Art and Culture Current Affairs - 2019
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The 17th World Sanskrit Conference was held at Vancouver, Canada from 9th July to 13th July, 2018. It was inaugurated by Human Resource Development Minister Prakash Javadekar. The purpose of this conference was to promote, preserve and practice Sanskrit language all over world by the people.
The World Sanskrit Conference is being held in various countries across the globe once in every three years under the auspices of the International Association of Sanskrit Studies. So far it has been held thrice in India. This year, more than 500 scholars and delegates from over 40 countries participated in this conference and exchanged their knowledge by presenting papers on various subjects followed by discussions from amongst the members.
Special panel discussion were held on over dozen topics like History & Education of Women in Vedic Literature, Mimamsa Beyond the Yagasala, Sanskrit Buddhist Manuscripts, The Yuktidipika Forging Place for Sankhya, Research on Gargiyajyotisa and Introducing Bhagavata Purana Commentaries. Over 500 papers on various themes were presented during the 5-day conference.
Two building clusters of Victorian Gothic and Art Deco architectural styles in Mumbai, Maharashtra were jointly inscribed in UNESCO World Heritage List. The decision was taken during 42nd session of UNESCO World Heritage Committee (WHC) in Manama, Bahrain. This recognition will push country’s financial capital high on global cultural map.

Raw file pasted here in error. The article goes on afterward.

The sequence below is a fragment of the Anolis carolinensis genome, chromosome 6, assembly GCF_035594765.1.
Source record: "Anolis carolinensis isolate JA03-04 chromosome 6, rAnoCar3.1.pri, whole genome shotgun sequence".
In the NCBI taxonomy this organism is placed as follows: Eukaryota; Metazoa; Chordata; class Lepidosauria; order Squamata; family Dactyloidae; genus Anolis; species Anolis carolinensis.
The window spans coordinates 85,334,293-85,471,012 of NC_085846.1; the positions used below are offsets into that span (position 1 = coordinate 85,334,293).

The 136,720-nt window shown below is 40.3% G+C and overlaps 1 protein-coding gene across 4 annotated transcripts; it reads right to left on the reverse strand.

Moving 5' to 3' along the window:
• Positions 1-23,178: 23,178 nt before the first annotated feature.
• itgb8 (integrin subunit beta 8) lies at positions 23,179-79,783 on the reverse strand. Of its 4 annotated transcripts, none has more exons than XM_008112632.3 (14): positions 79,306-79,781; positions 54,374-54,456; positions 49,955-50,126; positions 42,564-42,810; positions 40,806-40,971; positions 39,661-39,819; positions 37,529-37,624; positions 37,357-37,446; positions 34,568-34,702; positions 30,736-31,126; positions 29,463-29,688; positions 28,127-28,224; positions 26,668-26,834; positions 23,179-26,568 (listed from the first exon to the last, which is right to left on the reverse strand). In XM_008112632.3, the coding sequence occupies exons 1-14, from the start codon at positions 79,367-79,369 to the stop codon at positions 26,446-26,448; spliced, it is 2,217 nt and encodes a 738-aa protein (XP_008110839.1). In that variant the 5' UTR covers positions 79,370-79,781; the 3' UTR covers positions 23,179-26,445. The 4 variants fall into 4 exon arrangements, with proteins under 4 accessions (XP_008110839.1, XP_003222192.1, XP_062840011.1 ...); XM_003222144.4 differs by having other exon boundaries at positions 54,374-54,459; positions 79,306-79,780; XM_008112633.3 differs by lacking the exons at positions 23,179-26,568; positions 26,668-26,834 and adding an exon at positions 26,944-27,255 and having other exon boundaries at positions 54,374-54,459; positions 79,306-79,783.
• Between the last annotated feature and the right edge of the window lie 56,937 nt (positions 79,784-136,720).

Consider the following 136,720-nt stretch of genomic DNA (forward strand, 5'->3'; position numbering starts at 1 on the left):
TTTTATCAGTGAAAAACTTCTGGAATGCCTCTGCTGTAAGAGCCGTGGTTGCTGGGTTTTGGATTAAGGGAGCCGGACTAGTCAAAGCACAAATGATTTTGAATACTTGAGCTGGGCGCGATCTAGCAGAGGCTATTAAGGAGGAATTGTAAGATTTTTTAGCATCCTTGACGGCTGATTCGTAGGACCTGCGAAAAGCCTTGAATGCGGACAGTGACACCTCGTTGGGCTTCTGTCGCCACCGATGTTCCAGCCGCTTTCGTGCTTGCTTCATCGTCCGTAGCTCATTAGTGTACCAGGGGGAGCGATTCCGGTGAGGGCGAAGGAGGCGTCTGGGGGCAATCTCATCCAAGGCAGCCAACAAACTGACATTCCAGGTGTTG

Recognised Structures are
This is first world heritage site that flaunts combination of 19th Century Victorian Gothic structures and 20th Century Art Deco buildings. The ensemble of two building clusters recognized from Mumbai consists of 94 buildings primarily of 19th century Victorian Gothic revival and early 20th century Art Deco style of architecture.
Victorian buildings of Mumbai that have earned recognition, forms part of larger Fort precinct and are situated to east of Oval Maidan. These public buildings, include Old Secretariat (1857-74), University Library and Convention Hall (1874-78), Bombay High Court (1878), Public Works Department Office (1872), Watson’s Hotel (1869), David Sasoon Library (1870), Elphinstone College (1888), Prince of Wales Museum (now Chhatrapati Shivaji Maharaj Vastu Sangrahalaya), Maharashtra Police Headquarters, and NGMA (National Gallery of Modern Art). The buildings of Art Deco structures that have earned recognition includes building of first row of Marine Drive, Regal and Eros Cinemas, Ram Mahal along Dinshaw Wacha Road, Cricket Club of India and Buildings of Backbay Reclamation scheme.
This is third such honour for Mumbai after Elephanta Caves and majestic Victoria Terminus (rechristened Chhatrapati Shivaji Terminus railway station) which had earned coveted tag in 1987 and 2004 respectively. With this, Mumbai has equal number of World Heritage sites as Delhi, which has three — Red Fort, Qutub Minar and Humayun’s Tomb.
With this, the count of World Heritage Sites in India has now risen to 37, of which 29 are cultural, seven natural and one mixed site. It makes India sixth ranked country in the list of world heritage properties. With five sites, Maharashtra has maximum number of world heritage sites in India, including Ajanta and Ellora caves in Aurangabad and Mumbai has three.